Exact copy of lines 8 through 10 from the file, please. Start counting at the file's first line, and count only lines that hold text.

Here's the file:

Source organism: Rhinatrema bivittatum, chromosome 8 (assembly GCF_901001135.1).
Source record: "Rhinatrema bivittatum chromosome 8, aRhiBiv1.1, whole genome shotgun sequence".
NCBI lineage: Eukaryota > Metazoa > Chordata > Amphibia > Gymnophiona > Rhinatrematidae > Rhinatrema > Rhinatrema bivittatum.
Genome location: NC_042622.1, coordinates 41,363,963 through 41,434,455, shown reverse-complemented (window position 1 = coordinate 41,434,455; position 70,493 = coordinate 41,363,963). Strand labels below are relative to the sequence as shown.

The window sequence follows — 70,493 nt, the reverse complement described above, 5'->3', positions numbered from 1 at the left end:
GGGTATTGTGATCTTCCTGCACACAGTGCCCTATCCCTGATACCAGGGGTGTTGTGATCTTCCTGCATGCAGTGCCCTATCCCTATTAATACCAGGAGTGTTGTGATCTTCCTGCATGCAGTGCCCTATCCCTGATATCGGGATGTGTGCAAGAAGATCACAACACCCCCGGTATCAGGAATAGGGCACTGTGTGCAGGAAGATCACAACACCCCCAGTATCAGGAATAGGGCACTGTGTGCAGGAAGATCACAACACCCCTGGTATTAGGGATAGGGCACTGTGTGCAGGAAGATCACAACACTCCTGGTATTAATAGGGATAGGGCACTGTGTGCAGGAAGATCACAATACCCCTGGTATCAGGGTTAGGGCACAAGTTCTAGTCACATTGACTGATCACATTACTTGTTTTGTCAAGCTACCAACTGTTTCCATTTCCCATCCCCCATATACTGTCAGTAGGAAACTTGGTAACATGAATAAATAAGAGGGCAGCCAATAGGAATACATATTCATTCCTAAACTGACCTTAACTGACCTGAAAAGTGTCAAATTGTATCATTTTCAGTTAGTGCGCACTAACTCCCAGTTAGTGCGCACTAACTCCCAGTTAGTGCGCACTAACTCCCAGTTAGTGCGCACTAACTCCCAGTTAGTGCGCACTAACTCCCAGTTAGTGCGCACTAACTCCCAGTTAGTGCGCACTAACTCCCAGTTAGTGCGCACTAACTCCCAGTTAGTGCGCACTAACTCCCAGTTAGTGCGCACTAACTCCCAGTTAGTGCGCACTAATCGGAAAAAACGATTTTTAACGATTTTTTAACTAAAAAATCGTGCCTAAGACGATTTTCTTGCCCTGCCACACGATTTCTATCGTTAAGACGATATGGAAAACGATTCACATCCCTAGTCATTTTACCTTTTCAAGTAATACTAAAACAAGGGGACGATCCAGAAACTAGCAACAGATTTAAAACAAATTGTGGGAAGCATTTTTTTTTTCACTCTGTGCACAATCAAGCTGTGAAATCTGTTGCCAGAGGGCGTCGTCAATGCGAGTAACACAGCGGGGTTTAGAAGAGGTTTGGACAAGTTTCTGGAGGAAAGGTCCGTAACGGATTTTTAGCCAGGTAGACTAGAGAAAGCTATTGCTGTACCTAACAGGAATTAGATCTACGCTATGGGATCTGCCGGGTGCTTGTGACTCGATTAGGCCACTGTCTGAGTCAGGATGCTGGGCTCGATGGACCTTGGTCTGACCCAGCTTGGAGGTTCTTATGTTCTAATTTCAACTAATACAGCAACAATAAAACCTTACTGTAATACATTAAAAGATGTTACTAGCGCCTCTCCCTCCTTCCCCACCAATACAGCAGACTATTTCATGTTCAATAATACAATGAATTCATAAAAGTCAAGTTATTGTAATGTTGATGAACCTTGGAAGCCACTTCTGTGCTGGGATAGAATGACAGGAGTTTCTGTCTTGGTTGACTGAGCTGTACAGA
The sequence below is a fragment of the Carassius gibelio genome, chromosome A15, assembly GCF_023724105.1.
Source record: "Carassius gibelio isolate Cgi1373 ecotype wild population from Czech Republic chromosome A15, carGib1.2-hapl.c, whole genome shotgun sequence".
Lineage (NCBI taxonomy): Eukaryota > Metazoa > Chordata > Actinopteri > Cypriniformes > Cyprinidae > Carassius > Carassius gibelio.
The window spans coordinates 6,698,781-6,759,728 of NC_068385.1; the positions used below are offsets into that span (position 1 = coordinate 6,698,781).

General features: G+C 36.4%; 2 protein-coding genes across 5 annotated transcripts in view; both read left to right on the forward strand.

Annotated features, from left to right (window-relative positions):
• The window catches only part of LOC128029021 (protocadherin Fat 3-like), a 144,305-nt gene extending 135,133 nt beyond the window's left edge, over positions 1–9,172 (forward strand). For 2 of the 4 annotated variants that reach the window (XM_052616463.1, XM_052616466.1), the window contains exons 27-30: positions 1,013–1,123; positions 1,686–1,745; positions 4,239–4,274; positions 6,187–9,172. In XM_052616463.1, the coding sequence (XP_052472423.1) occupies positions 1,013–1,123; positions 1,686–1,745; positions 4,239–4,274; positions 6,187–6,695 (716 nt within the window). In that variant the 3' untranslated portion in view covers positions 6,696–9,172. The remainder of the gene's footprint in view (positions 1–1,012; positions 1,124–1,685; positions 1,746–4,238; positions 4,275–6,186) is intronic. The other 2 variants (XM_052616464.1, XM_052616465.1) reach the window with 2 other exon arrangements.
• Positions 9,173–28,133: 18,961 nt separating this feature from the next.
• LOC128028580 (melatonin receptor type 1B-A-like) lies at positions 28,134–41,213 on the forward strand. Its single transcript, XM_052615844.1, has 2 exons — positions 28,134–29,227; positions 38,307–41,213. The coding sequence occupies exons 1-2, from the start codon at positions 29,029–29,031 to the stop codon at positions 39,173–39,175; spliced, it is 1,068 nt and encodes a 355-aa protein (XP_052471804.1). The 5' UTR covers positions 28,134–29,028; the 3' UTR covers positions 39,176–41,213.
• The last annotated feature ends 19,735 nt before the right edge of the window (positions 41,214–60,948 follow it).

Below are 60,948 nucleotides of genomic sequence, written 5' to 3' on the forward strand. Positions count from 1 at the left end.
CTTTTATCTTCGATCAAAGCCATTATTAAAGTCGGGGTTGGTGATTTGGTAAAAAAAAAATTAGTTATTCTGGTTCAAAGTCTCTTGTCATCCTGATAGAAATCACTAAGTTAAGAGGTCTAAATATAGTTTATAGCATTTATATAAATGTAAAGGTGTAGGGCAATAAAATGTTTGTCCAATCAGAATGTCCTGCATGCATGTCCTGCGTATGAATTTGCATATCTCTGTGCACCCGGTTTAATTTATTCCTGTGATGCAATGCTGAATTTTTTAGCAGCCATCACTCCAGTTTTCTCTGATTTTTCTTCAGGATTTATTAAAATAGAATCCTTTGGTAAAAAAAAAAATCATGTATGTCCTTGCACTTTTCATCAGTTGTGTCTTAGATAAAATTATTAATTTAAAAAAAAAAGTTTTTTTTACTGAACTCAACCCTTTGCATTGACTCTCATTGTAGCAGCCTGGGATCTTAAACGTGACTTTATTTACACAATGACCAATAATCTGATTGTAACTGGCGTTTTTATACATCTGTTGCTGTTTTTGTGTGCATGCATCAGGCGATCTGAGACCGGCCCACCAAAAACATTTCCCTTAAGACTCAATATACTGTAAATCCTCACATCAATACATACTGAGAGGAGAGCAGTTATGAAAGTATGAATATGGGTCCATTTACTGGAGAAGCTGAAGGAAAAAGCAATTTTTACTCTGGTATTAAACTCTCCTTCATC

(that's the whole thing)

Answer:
Source record: "Carassius gibelio isolate Cgi1373 ecotype wild population from Czech Republic chromosome A15, carGib1.2-hapl.c, whole genome shotgun sequence".
Lineage (NCBI taxonomy): Eukaryota > Metazoa > Chordata > Actinopteri > Cypriniformes > Cyprinidae > Carassius > Carassius gibelio.
The window spans coordinates 6,698,781-6,759,728 of NC_068385.1; the positions used below are offsets into that span (position 1 = coordinate 6,698,781).